Fiestas are coming back to Bogotá – here are some picks for this weekend.
Over the past few months, life has started to return to the city. Restaurants and cafes are decidedly open, and plenty of craft breweries are swinging back into action.
No doubt many of you are looking at the shutdowns in Europe and wondering whether — or when — Colombia will follow suit. But at least for now, as long as you’re careful, there is fun to be had in Bogotá this weekend. Not only that, but entertainment and tourism have been particularly hard hit during the lockdown, so you might be helping some of your favourite venues and artists to survive.
Whatever you decide to do, make sure to reserve in advance and remember that space is often limited for Coronavirus reasons.
Saturday, November 7
After more than six months, Smoking Molly is opening its doors for a night of blues. The talented Leo Parra will pay homage to four iconic bluesmen: B.B. King, Robert Johnson, John Lee Hooker and Muddy Waters. If you’ve been missing live music, here’s your ticket to the deep south.
Smoking Molly, Calle 29 #5-74
$25,000, 7pm and 9pm
The Caravana in Salitre has been running car concerts since the start of October. There are two top DJs performing on Saturday. At 5pm, Medellín’s hip hop star Nanpa Básico will perform to a car park full of fans and at 10pm, singer-songwriter Santiago Cruz will take the driving seat. Obviously, if you don’t have a car, you’ll need to persuade someone who does, but if you like a bit of Colombian carpool karaoke, it’ll be worth it.
Nanpa Básico from $58,000, 4pm; Santiago Cruz from $82,000, 10pm
Billed as the battle of the queens, this is X-factor, Colombian style. The popular Paola Jara, who’s won fame with her passionate ranchera music will sing off against vallenato queen Ana del Castillo. It ain’t cheap, but if you’ve been saving your pesos and missing those Colombian sounds, perhaps this is the battle for you. If not, you can watch and vote from home for a mere $30,000.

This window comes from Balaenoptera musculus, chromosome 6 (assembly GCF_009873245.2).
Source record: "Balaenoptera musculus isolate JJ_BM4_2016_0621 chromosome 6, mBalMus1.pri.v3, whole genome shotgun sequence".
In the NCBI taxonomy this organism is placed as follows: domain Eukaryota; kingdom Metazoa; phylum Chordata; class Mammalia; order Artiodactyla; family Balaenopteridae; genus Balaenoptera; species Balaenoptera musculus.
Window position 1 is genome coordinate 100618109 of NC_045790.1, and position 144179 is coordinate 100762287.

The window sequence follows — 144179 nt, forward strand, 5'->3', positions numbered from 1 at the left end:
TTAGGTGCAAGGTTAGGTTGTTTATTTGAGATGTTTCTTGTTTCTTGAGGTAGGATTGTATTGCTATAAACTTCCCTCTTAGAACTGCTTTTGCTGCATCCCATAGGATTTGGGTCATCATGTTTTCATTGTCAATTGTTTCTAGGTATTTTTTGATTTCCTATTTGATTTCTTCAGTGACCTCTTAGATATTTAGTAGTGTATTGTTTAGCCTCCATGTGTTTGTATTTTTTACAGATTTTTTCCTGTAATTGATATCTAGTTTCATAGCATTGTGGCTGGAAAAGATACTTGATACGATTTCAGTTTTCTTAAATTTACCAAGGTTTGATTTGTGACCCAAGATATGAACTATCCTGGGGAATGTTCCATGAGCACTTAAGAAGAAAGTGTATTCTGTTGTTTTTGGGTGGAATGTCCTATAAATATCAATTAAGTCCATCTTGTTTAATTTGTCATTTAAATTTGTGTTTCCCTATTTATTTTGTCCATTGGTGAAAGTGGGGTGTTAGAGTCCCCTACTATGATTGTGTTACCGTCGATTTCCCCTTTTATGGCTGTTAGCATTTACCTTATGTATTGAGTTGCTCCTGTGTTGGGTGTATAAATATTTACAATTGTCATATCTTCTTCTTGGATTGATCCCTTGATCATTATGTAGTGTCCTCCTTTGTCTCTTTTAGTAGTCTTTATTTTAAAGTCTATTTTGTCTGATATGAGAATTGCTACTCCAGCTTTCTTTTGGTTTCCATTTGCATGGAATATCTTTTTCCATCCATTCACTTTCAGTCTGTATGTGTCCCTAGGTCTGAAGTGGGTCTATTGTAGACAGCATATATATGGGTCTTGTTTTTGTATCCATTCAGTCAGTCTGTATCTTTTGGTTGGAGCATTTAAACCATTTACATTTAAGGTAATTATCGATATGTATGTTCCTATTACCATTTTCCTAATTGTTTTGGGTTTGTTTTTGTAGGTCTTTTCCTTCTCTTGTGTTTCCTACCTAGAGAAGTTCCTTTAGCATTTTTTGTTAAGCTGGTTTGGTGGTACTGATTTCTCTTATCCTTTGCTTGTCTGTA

Teatrino de los Andes, Cra 81 # 23F-05
From $900,000, 6pm
There’s live music at A Seis Manos this weekend. On Saturday, SON432 will take to the stage with their mix of Latin rhythms, funk and reggae. Entry includes empanadas and a beer or gaseosa and the energetic band are sure to fill the spacious venue with some groovy sounds.
A Seis Manos, Calle 22 #8-60
The unique New Orleans style steampunk bar also continues to bring us live music. There’s salsa from Pibo and his rebels, who perform every Friday and Saturday at Revellion.
Revellion Cultu-Bar, Calle 14 #4-23
8pm, Voluntary contribution
The seventh edition of Open San Felipe will see 25 spaces open their doors to the city’s art enthusiasts. The streets of San Felipe will be closed to cars on November 6, 7 and 8, so you can wander freely and soak up the cafés, music and street art.
Organisers promise they’ve got plenty of biosecurity measures in place, so you can expect masked and socially distanced art, but art nonetheless. Old favourites like SKETCH and SGR Galaria will take part, along with some of the newer spaces.
We’re particularly excited about Casa 73-22, a new gallery-cum-event and co-working space which opened just before the start of the capital’s lockdown. This weekend you’ll find an exhibition by Luis Luna Matiz, a contemporary artist who’s been working between Bogotá and Villa de Leyva for the past 15 years. His artistic investigations into Colombia begin in pre-Columbian times and he explores ideas of identity, national icons and culture. His work has been shown throughout Colombia and around the world.
When the music’s over
If you’re wary of attempting a full-on fiesta, why not climb up Monserrate? You can expect a fair number of people on the way, but the police are fining people without face masks and lesser-known walking routes are decidedly less safe at the moment.
On Sunday, for $50,000, you could join La Sinfonía Del Pedal on a motorcycle-accompanied 100km cycle ride up to Sumapaz. Or head to the Festival de la Vida Sana at the Museo del Chicó (Carrera 7 #93-01). For $5,000, you can fill your day with all things healthy and take part in over 20 planned activities.
If you simply want to pretend things are the way they’ve always been, Usaquén has seamlessly transitioned to the open air. Streets are filled with open-air market stalls and several restaurants have tables outside.
Obviously, if you have symptoms or have had contact with someone who’s been diagnosed with COVID, don’t risk it — stay home until the symptoms have passed.